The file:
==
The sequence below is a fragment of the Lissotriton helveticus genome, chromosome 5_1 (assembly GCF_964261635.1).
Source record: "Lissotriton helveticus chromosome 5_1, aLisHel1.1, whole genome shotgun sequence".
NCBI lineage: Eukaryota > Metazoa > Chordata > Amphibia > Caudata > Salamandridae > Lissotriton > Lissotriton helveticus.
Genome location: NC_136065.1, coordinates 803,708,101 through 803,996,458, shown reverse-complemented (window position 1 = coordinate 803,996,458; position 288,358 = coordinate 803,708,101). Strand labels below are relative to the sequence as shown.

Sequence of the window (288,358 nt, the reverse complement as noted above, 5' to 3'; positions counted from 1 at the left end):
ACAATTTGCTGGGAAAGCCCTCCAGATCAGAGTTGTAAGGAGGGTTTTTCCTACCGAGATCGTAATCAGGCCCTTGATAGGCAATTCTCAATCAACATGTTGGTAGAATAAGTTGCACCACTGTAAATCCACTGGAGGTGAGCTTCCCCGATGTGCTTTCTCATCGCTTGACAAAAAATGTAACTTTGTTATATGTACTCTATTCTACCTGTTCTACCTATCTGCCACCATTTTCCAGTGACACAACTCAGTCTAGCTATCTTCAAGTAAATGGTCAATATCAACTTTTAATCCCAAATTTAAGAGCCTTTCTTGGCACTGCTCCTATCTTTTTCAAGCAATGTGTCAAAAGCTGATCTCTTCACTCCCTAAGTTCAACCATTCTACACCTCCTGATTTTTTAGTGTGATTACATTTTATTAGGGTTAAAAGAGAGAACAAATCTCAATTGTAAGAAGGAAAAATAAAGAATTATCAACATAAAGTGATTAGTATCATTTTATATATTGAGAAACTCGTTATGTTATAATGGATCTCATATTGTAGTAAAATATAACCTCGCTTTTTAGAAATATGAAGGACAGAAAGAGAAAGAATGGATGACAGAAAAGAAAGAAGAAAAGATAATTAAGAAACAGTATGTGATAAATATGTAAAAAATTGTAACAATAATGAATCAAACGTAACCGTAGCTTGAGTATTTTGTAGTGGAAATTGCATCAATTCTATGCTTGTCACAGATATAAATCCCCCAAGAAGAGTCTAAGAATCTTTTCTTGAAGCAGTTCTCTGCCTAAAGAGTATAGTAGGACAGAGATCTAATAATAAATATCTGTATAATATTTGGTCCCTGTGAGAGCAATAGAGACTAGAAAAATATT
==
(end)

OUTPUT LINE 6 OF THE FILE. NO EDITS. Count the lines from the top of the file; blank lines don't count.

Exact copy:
ACAATTTGCTGGGAAAGCCCTCCAGATCAGAGTTGTAAGGAGGGTTTTTCCTACCGAGATCGTAATCAGGCCCTTGATAGGCAATTCTCAATCAACATGTTGGTAGAATAAGTTGCACCACTGTAAATCCACTGGAGGTGAGCTTCCCCGATGTGCTTTCTCATCGCTTGACAAAAAATGTAACTTTGTTATATGTACTCTATTCTACCTGTTCTACCTATCTGCCACCATTTTCCAGTGACACAACTCAGTCTAGCTATCTTCAAGTAAATGGTCAATATCAACTTTTAATCCCAAATTTAAGAGCCTTTCTTGGCACTGCTCCTATCTTTTTCAAGCAATGTGTCAAAAGCTGATCTCTTCACTCCCTAAGTTCAACCATTCTACACCTCCTGATTTTTTAGTGTGATTACATTTTATTAGGGTTAAAAGAGAGAACAAATCTCAATTGTAAGAAGGAAAAATAAAGAATTATCAACATAAAGTGATTAGTATCATTTTATATATTGAGAAACTCGTTATGTTATAATGGATCTCATATTGTAGTAAAATATAACCTCGCTTTTTAGAAATATGAAGGACAGAAAGAGAAAGAATGGATGACAGAAAAGAAAGAAGAAAAGATAATTAAGAAACAGTATGTGATAAATATGTAAAAAATTGTAACAATAATGAATCAAACGTAACCGTAGCTTGAGTATTTTGTAGTGGAAATTGCATCAATTCTATGCTTGTCACAGATATAAATCCCCCAAGAAGAGTCTAAGAATCTTTTCTTGAAGCAGTTCTCTGCCTAAAGAGTATAGTAGGACAGAGATCTAATAATAAATATCTGTATAATATTTGGTCCCTGTGAGAGCAATAGAGACTAGAAAAATATT